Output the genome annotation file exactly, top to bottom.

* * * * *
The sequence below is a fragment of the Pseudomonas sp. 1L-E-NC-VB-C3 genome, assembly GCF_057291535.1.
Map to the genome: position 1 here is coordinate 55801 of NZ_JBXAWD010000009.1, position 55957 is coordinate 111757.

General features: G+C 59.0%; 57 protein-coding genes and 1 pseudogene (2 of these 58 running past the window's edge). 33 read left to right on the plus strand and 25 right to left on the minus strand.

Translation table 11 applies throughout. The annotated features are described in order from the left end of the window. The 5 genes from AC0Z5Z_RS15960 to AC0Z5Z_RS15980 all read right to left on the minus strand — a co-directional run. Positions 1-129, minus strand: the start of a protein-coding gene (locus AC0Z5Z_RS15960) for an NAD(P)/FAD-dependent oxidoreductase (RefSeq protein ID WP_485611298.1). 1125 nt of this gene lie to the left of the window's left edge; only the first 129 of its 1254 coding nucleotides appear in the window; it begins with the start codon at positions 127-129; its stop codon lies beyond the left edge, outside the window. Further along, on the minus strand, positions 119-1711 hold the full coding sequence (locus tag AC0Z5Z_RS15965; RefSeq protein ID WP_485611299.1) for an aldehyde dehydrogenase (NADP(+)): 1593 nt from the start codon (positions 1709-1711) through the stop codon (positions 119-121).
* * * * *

The sequence below is a fragment of the Pseudomonas sp. 1L-E-NC-VB-C3 genome, assembly GCF_057291535.1.
Map to the genome: position 1 here is coordinate 55801 of NZ_JBXAWD010000009.1, position 55957 is coordinate 111757.

General features: G+C 59.0%; 57 protein-coding genes and 1 pseudogene (2 of these 58 running past the window's edge). 33 read left to right on the plus strand and 25 right to left on the minus strand.

Translation table 11 applies throughout. The annotated features are described in order from the left end of the window. The 5 genes from AC0Z5Z_RS15960 to AC0Z5Z_RS15980 all read right to left on the minus strand — a co-directional run. Positions 1-129, minus strand: the start of a protein-coding gene (locus AC0Z5Z_RS15960) for an NAD(P)/FAD-dependent oxidoreductase (RefSeq protein ID WP_485611298.1). 1125 nt of this gene lie to the left of the window's left edge; only the first 129 of its 1254 coding nucleotides appear in the window; it begins with the start codon at positions 127-129; its stop codon lies beyond the left edge, outside the window. Further along, on the minus strand, positions 119-1711 hold the full coding sequence (locus tag AC0Z5Z_RS15965; RefSeq protein ID WP_485611299.1) for an aldehyde dehydrogenase (NADP(+)): 1593 nt from the start codon (positions 1709-1711) through the stop codon (positions 119-121).